Thousands of women and children were killed in the early months of Ukraine Having fled due to the Russian invasion, Ilona decided to stay. She has some skills that are highly valued in her country. Ilona can safely clear mines.
Ilona sent her family abroad when she heard a Russian missile shot down in February. Despite her initial fears of staying behind, she told CBS News she decided she needed to "pull herself together and get to work."
Ilona, 27, started a mine clearance campaign in 2019. She took the dangerous job after seeing the work done in Kramatorsk by members of her HALO Trust, a humanitarian demining organization. When the current invasion began in her February, Ukrainian forces had already spent her five years simmering with Russian-backed separatists around cities in eastern Ukraine. was engaged in war.
Inspired by the opportunity to save her life, she quit her job as a dancer and joined HALO. Participated in the Trust's demining activities.
``It was like a scandal in my family. Explosion, that's my job," Ilona said. After she explained her job and safety measures, her parents supported her decision. The HALO Trust has asked CBS News to identify staff by name only.
"I really believe that because of this work, people will be able to return to Ukraine," Ilona told CBS News. "People will return to their homes and cities, they will be able to walk freely and live in safety. We will do everything for this purpose."
A senior U.S. State Department official said Russian forces had set up booby traps that would activate many casualties as they retreated. . From positions taken in the early stages of the invasion, including improvised explosive devices in food facilities, car trunks, washing machines, doorways, hospital beds, and even the bodies of those killed.
The Ukrainian government estimates that approximately 62,000 square miles of the country's territory may be contaminated with mines and other unexploded ordnance. This is an area slightly smaller than Wisconsin and accounts for her 10% of Ukraine's agricultural land, making it impossible to safely cultivate many fields in the country's eastern breadbasket.
The HALO Trust Communications Her manager, Olesia, said there has been an emphasis on clearing agricultural land to boost food production. A farmer told her that her two-thirds of her land had been contaminated and could no longer be cultivated.
"They were producing vegetables and fruits for the Kyiv region," she told her CBS News . "This is just one example of how difficult and dangerous this work can be. Tractor drivers can walk into these fields and be blown up."
As CBS News Senior Foreign Correspondent Charlie D'Agata reported this weekThe East Donbass region — facing risks from all angles. Some are wearing bulletproof vests, trying to bring in this season's crop.
Ukrainian President Volodymyr Zelenskiy announced on his July 31st that Ukraine's normal crop would be cut due to the Russian invasion. He said it will be cut in half this year.
According to Chris Watley, Executive Director of The HALO Trust USA, about 60% of people killed or injured by landmines have been killed or injured since the withdrawal of Russian troops from the Kyiv area. It was the victim of an anti-tank mine. Anti-tank mines, also known as anti-tank mines, detonate at approximately 440 pounds of pressure.
Illona is trained as an armored excavator operator and is able to clear wrecked vehicles from her clearance site so that her teammates can search for anti-tank mines. increase. The dangers of her job don't seem to phase her. Speaking to her CBS Her News, she focused on the importance of serving her own country.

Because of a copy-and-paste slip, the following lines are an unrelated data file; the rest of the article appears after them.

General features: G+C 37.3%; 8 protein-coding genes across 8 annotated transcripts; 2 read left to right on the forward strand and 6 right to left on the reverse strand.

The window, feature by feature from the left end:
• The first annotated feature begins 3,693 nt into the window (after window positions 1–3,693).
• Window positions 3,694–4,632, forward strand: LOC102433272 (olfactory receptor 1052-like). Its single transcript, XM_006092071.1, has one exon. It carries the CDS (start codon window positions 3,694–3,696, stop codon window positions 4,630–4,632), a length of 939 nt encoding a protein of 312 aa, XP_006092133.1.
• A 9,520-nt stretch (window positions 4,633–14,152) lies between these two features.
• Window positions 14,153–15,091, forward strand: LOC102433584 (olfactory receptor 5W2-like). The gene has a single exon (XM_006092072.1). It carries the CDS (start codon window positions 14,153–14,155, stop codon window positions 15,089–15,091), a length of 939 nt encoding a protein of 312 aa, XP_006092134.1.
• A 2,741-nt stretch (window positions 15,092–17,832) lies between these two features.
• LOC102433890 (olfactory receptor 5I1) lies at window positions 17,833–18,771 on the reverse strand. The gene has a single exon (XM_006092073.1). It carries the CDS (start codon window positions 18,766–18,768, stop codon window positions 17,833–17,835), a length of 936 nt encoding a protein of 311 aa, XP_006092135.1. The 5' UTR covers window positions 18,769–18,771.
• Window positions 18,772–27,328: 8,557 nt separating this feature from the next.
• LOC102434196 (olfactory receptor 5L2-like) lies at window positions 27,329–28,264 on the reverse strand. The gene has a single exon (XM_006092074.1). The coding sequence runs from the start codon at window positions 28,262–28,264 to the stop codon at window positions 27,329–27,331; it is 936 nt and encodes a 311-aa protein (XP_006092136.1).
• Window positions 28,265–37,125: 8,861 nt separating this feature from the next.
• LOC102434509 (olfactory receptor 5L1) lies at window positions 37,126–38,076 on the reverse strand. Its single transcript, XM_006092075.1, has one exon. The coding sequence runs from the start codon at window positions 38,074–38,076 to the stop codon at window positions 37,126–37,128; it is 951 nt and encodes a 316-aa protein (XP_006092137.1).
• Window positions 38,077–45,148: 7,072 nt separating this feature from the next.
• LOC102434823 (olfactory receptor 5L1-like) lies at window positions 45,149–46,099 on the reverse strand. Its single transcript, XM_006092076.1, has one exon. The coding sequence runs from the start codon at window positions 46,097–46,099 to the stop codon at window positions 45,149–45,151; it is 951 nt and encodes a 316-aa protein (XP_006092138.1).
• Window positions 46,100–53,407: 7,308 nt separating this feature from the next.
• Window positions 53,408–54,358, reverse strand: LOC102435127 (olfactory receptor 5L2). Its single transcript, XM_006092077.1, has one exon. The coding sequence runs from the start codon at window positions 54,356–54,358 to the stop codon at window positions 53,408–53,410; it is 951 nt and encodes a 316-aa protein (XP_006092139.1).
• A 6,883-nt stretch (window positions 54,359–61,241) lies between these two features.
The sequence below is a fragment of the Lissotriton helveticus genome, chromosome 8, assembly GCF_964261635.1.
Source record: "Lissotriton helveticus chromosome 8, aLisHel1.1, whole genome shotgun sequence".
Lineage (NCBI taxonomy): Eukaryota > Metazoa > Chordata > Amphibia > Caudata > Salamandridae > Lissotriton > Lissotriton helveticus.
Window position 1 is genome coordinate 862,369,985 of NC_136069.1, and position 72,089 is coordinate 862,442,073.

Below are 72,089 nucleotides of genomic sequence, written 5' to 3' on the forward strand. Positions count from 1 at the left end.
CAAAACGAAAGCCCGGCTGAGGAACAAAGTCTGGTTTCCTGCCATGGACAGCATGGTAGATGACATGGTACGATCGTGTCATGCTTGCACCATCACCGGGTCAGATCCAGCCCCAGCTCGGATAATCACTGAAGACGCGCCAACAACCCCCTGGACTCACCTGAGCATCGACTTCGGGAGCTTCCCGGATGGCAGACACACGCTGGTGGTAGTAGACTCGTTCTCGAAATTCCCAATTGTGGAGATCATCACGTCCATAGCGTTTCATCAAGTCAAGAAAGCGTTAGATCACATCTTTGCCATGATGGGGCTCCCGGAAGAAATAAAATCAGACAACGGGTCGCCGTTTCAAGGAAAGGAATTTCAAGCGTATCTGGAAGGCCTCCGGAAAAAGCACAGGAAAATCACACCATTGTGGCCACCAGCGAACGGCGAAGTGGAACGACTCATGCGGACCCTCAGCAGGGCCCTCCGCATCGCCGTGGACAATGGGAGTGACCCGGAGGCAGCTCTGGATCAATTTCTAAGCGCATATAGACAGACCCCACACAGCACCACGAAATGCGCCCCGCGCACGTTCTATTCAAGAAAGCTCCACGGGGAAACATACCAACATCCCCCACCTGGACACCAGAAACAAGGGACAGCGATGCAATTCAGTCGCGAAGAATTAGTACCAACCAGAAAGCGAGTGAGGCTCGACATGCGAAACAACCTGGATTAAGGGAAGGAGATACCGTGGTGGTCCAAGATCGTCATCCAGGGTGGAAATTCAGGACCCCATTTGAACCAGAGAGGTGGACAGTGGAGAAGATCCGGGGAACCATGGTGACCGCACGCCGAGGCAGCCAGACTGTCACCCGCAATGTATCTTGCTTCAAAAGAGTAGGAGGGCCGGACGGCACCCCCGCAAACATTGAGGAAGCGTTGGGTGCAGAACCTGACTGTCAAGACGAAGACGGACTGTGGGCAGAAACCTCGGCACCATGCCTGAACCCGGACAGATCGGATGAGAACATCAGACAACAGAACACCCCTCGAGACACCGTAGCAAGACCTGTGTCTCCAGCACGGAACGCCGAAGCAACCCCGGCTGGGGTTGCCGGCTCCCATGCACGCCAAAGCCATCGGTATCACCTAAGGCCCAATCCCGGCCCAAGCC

"Our women are as important as men." Brave and brave," she said.
"This is a complex task. It requires tremendous concentration," Whatley told her CBS News. “As long as you follow the protocol, we have protocols that are well defined and well mitigated, which is why we invest so much in employee training.”
Tuesday , the US State Department announced $89 million to help clear landmines in Ukraine. This will help fund her 100 demining teams across the country.
Ukraine's foreign ministry has accused the Russian military of deliberately hiding explosives in toys and shiny objects that could attract children's attention.US official said a family returning to their home in the Kyiv suburb of Bucha found a grenade hidden in the piano of their 10-year-old daughter.
"The horrific use of improvised explosive devices by the Russian military has led to the destruction of Iraq and Syria, where ISIS terrorists sought to inflict as many civilian casualties as possible and to scare people into returning home. It is reminiscent of ISIS tactics in the United States," said a US official.
She joined the HALO Trust in November 2021. Valeriia says, "She's not afraid, she's just proud." increase. Like Ilona, she said all the work the group does is aimed at making it possible for everyone to one day return home.
Demining operations in the Kyiv region alone will likely take her more than a decade, and the deadly legacy of mines will linger long after the war's final shot is fired. is certain.
Afghanistan still has Soviet anti-tank mines laid in the mid-1980s, and anti-personnel mines laid by the then Rhodesian regime in the 1970s are still in Zimbabwe. scattered throughout.
The Ukrainian government estimates that more than 5 million people in her country already live near unexploded mines and other explosives.
"While we are busy clearing areas around Kyiv, we also recognize that we will probably need another 2,000 staff to deal with the threat at Kherson." Russian Occupation by the army.
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